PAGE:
The first scantron systems, however, were far less capable. They read the pencil marks by shining light through the paper and into Lucite light guides that conveyed the transmitted light to phototubes. Whenever something blocked the light, the scantron system recorded a mark. The marks therefore had to be opaque in the range of light wavelengths that the phototubes sensed, which is mostly blue. Pencil marks were the obvious choice because the graphite in pencil lead is highly opaque across the visible light spectrum. Graphite molecules are tiny carbon sheets that are electrically conducting along the sheets. When you write on paper with a pencil, you deposit these tiny conducting sheets in layers onto the paper and the paper develops a black sheen. It’s shiny because the conducting graphite reflects some of the light waves from its surface and it’s black because it absorbs whatever light waves do manage to enter it.

A thick layer of graphite on paper is not only shiny black to reflected light, it’s also opaque to transmitted light. That’s just what the early scantron systems needed. Blue inks don’t absorb blue light (that’s why they appear blue!), so those early scantron systems couldn’t sense the presence of marks made with blue ink. Even black inks weren’t necessarily opaque enough in the visible for the scantron system to be confident that it “saw” a mark.

In contrast, modern scantron systems used reflected light to “see” marks, a change that allows scantron forms to be double-sided. They generally do recognize marks made with black ink or black toner from copiers and laser printers. I’ve pre-printed scantron forms with a laser printer and it works beautifully. But modern scantron systems ignore marks made in the color of the scantron form itself so as not to confuse imperfections in the form with marks by the user. For example, a blue scantron form marked with blue ink probably won’t be read properly by a scantron system.

As for why only #2 pencils, that’s a mechanical issue. Harder pencil leads generally don’t produce opaque marks unless you press very hard. Since the early scantron machines needed opacity, they missed too many marks made with #3 or #4 pencils. And softer pencils tend to smudge. A scantron sheet filled out using a #1 pencil on a hot, humid day under stressful circumstances will be covered with spurious blotches and the early scantron machines confused those extra blotches with real marks.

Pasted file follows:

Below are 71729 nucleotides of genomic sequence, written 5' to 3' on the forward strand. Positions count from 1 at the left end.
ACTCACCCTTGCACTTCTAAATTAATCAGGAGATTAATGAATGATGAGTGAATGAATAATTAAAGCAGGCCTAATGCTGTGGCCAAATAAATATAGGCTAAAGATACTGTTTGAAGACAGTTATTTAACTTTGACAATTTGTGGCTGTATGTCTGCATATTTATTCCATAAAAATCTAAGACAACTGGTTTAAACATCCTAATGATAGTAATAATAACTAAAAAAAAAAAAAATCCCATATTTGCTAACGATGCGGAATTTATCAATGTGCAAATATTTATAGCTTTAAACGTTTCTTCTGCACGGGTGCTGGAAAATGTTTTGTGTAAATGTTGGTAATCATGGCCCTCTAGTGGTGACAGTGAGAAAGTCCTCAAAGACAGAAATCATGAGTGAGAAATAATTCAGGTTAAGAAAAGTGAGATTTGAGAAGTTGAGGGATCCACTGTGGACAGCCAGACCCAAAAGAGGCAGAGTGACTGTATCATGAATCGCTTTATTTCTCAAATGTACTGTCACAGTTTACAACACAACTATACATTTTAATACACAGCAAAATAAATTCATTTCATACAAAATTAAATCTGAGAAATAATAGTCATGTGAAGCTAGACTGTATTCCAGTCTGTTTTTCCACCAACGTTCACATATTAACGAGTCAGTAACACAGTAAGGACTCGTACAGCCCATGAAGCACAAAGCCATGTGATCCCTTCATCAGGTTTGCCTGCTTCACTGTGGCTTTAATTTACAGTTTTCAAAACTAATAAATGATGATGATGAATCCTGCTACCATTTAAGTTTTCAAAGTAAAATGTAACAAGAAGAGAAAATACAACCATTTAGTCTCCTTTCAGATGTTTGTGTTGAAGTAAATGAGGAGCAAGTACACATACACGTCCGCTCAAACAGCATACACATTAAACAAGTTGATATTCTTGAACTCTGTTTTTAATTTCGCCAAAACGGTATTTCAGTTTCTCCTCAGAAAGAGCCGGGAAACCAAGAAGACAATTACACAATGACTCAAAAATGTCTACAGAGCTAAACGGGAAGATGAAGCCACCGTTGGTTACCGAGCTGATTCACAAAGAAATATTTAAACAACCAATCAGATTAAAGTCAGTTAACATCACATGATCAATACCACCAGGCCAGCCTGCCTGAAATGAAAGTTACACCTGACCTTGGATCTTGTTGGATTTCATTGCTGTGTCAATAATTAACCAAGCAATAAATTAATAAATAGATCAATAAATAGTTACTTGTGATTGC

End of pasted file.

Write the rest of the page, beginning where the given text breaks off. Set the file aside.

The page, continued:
Modern scantron machines can easily recognize the faint marks made by #3 or #4 pencils and they can usually tell a deliberate mark from a #1 pencil smudge or even an imperfectly erased mark. They can also detect black ink and, when appropriate, blue ink. So the days of “be sure to use a #2 pencil” are pretty much over. The instruction lingers on nonetheless.

One final note: I had long suspected that the first scanning systems were electrical rather than optical, but I couldn’t locate references. To my delight, Martin Brown informed me that there were scanning systems that identified pencil marks by looking for their electrical conductivity. Electrical feelers at each end of the markable area made contact with that area and could detect pencil via its ability to conduct electric current. To ensure enough conductivity, those forms had to be filled out with special pencils having high conductivity leads. Mr. Brown has such an IBM Electrographic pencil in his collection. This electrographic and mark sense technology was apparently developed in the 1930s and was in wide use through the 1960s.